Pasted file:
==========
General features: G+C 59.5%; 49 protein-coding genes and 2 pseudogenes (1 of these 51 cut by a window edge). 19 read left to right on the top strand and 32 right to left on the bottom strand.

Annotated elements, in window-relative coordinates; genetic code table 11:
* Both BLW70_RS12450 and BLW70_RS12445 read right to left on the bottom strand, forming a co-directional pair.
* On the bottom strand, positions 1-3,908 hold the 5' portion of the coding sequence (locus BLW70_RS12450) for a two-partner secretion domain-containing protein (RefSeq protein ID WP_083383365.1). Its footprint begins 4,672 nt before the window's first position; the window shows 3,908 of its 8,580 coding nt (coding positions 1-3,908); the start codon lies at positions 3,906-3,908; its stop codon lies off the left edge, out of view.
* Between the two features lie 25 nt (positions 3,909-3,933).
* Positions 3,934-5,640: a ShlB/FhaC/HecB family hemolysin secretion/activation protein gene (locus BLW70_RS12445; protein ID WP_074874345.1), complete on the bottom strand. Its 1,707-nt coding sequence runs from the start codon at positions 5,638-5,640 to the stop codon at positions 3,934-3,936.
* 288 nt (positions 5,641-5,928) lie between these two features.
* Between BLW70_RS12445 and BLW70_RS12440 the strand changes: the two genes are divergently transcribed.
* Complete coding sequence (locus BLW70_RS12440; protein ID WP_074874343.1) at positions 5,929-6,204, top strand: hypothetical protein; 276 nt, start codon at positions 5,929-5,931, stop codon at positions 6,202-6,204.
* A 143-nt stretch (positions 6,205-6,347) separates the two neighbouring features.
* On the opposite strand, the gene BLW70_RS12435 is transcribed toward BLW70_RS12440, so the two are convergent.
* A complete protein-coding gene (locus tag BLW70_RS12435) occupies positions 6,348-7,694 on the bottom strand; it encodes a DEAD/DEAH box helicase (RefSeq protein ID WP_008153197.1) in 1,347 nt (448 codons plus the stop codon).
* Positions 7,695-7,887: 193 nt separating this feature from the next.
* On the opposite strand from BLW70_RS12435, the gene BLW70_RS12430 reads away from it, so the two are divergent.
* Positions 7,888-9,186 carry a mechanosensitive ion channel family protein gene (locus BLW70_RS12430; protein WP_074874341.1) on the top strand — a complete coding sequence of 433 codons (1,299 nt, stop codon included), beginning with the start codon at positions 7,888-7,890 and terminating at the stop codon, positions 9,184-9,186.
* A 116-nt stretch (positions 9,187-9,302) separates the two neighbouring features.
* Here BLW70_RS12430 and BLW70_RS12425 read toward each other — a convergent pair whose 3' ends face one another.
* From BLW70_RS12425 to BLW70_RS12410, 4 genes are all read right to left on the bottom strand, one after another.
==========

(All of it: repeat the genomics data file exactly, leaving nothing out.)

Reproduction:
General features: G+C 59.5%; 49 protein-coding genes and 2 pseudogenes (1 of these 51 cut by a window edge). 19 read left to right on the top strand and 32 right to left on the bottom strand.

Annotated elements, in window-relative coordinates; genetic code table 11:
* Both BLW70_RS12450 and BLW70_RS12445 read right to left on the bottom strand, forming a co-directional pair.
* On the bottom strand, positions 1-3,908 hold the 5' portion of the coding sequence (locus BLW70_RS12450) for a two-partner secretion domain-containing protein (RefSeq protein ID WP_083383365.1). Its footprint begins 4,672 nt before the window's first position; the window shows 3,908 of its 8,580 coding nt (coding positions 1-3,908); the start codon lies at positions 3,906-3,908; its stop codon lies off the left edge, out of view.
* Between the two features lie 25 nt (positions 3,909-3,933).
* Positions 3,934-5,640: a ShlB/FhaC/HecB family hemolysin secretion/activation protein gene (locus BLW70_RS12445; protein ID WP_074874345.1), complete on the bottom strand. Its 1,707-nt coding sequence runs from the start codon at positions 5,638-5,640 to the stop codon at positions 3,934-3,936.
* 288 nt (positions 5,641-5,928) lie between these two features.
* Between BLW70_RS12445 and BLW70_RS12440 the strand changes: the two genes are divergently transcribed.
* Complete coding sequence (locus BLW70_RS12440; protein ID WP_074874343.1) at positions 5,929-6,204, top strand: hypothetical protein; 276 nt, start codon at positions 5,929-5,931, stop codon at positions 6,202-6,204.
* A 143-nt stretch (positions 6,205-6,347) separates the two neighbouring features.
* On the opposite strand, the gene BLW70_RS12435 is transcribed toward BLW70_RS12440, so the two are convergent.
* A complete protein-coding gene (locus tag BLW70_RS12435) occupies positions 6,348-7,694 on the bottom strand; it encodes a DEAD/DEAH box helicase (RefSeq protein ID WP_008153197.1) in 1,347 nt (448 codons plus the stop codon).
* Positions 7,695-7,887: 193 nt separating this feature from the next.
* On the opposite strand from BLW70_RS12435, the gene BLW70_RS12430 reads away from it, so the two are divergent.
* Positions 7,888-9,186 carry a mechanosensitive ion channel family protein gene (locus BLW70_RS12430; protein WP_074874341.1) on the top strand — a complete coding sequence of 433 codons (1,299 nt, stop codon included), beginning with the start codon at positions 7,888-7,890 and terminating at the stop codon, positions 9,184-9,186.
* A 116-nt stretch (positions 9,187-9,302) separates the two neighbouring features.
* Here BLW70_RS12430 and BLW70_RS12425 read toward each other — a convergent pair whose 3' ends face one another.
* From BLW70_RS12425 to BLW70_RS12410, 4 genes are all read right to left on the bottom strand, one after another.